|how would you know if it's safe to wade the St. Croix River?|
Photo by J. Harrington
Without getting into technical details, at least for now, those improvements may not be noticeable by river users since I doubt that those waters are currently posted. Minnesota's Health Department informs us that "Although not required by Minnesota state law, some local public health departments or cities regularly monitor beach water quality." Goodhue, Olmstead and Winona Counties are not among those listed as doing beach monitoring, although the Minnesota Pollution Control Agency lists the Cannon River, from Belle Cr to split near mouth, in Goodhue County, as failing to meet aquatic recreation standards; as it does, in Olmstead County, the:
- Whitewater River, Middle Fork from Headwaters to T107 R11W S34, east line;
- Whitewater River, North Fork from Unnamed cr to M Fk Whitewater R;
- Whitewater River, South Fork from Headwaters to St Charles Twp Rd 7; and, in Winona County,
- Whitewater River, South Fork St Charles Twp Rd 7 to T106 R10W S2, east line; and
- Whitewater River, South Fork T106 R10W S1, west line to N Fk Whitewater R.
Unfortunately, these river segments aren't readily identifiable in the online maps at MPCA's web site because aquatic recreation nonattainment segments are combined with those segments that don't meet standards for aquatic life. In the Duluth area, they've taken it upon themselves to compensate for such information gaps for Lake Superior beaches.
|how would you know if Lake Superior is clean enough to swim in?|
Photo by J. Harrington
One way to engage Minnesotans in improving water quality is to make it more obvious to us where our waters are unhealthy for us to wade or swim. If we wanted to get really sophisticated, we could even start working toward a clear distinction between primary and secondary water contact.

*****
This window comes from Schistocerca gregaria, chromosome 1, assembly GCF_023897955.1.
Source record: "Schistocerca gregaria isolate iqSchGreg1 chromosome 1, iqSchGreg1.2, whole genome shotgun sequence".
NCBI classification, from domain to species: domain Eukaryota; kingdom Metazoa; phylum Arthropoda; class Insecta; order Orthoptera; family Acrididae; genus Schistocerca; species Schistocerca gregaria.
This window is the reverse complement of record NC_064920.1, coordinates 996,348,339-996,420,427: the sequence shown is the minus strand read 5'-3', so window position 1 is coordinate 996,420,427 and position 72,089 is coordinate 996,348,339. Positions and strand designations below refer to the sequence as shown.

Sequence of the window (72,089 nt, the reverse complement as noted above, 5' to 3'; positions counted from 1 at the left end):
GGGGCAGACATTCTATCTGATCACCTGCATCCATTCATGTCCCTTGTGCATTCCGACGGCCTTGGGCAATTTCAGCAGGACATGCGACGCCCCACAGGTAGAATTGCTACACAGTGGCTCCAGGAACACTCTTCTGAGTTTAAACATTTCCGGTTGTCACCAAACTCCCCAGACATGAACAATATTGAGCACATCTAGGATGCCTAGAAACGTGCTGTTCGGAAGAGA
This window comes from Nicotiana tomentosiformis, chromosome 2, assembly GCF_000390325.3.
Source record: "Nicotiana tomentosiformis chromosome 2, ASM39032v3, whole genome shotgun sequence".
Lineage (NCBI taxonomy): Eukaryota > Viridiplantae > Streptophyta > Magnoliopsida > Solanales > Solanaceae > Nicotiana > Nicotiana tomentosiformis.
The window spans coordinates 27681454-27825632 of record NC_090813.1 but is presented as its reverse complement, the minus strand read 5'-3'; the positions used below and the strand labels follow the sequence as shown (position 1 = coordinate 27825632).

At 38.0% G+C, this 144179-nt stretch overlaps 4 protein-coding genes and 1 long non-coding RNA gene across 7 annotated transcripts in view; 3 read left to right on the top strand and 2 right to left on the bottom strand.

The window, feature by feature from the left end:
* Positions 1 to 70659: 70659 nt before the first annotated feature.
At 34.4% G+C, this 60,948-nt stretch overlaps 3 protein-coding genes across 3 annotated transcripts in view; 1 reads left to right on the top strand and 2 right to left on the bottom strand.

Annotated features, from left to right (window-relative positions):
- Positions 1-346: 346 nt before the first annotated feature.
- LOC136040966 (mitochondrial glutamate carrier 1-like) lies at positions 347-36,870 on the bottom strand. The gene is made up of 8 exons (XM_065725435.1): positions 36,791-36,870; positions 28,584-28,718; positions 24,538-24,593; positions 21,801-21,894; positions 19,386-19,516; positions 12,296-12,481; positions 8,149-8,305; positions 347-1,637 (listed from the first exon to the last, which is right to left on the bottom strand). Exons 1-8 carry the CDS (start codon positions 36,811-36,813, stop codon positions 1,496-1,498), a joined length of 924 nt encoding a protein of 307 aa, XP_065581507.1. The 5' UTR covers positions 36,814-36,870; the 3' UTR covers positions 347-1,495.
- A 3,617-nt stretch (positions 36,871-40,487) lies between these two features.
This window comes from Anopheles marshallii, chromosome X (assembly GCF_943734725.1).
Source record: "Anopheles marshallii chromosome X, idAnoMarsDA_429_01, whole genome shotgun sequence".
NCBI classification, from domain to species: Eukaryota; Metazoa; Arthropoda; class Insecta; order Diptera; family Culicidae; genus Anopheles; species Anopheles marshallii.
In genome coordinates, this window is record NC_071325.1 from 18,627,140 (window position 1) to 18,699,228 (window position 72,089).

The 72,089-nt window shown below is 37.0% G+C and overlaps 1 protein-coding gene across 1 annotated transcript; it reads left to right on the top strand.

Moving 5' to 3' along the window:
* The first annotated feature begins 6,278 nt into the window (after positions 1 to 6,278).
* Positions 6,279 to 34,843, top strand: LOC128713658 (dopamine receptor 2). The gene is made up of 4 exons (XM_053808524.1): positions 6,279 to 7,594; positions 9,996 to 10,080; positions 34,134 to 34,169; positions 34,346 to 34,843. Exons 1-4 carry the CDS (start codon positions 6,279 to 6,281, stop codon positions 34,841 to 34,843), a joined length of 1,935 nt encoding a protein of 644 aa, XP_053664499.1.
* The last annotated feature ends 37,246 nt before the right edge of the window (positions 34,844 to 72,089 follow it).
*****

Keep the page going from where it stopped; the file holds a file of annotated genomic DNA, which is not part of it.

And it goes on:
I applaud Governor Dayton for his initiative, although I believe it should be even more aggressive. The 1972 Clean Water Act Amendments set an interim goal of "swimmable water" for 1983, almost 35 years ago. The fact that we haven't come close to meeting that goal yet, and won't for the foreseeable future should be a source of shame. One reason we haven't given restoration of our water quality a higher priority is because our regulatory agencies haven't made it as clear as it needs to be that we're at risk each time we go in or near many or our ol' fishin' and swimmin' holes. As Joni Mitchell sings in Big Yellow Taxi, "you don't know what you've got 'til it's gone," and sometimes, not even then.
Why, who makes much of a miracle?
As to me I know of nothing else but miracles,
Whether I walk the streets of Manhattan,
Or dart my sight over the roofs of houses toward the sky,
Or wade with naked feet along the beach just in the edge of the
Or stand under trees in the woods,
Or talk by day with any one I love, or sleep in the bed at night
with any one I love,
Or sit at table at dinner with the rest,
Or look at strangers opposite me riding in the car,
Or watch honey-bees busy around the hive of a summer
Or animals feeding in the fields,
Or birds, or the wonderfulness of insects in the air,
Or the wonderfulness of the sundown, or of stars shining so
quiet and bright,
Or the exquisite delicate thin curve of the new moon in spring;
These with the rest, one and all, are to me miracles,
The whole referring, yet each distinct and in its place.
To me every hour of the light and dark is a miracle,
Every cubic inch of space is a miracle,
Every square yard of the surface of the earth is spread with the
Every foot of the interior swarms with the same.
To me the sea is a continual miracle,
The fishes that swim—the rocks—the motion of the waves—the
ships with men in them,
What stranger miracles are there?
Thanks for visiting. Come again when you can.
Please be kind to each other while you can.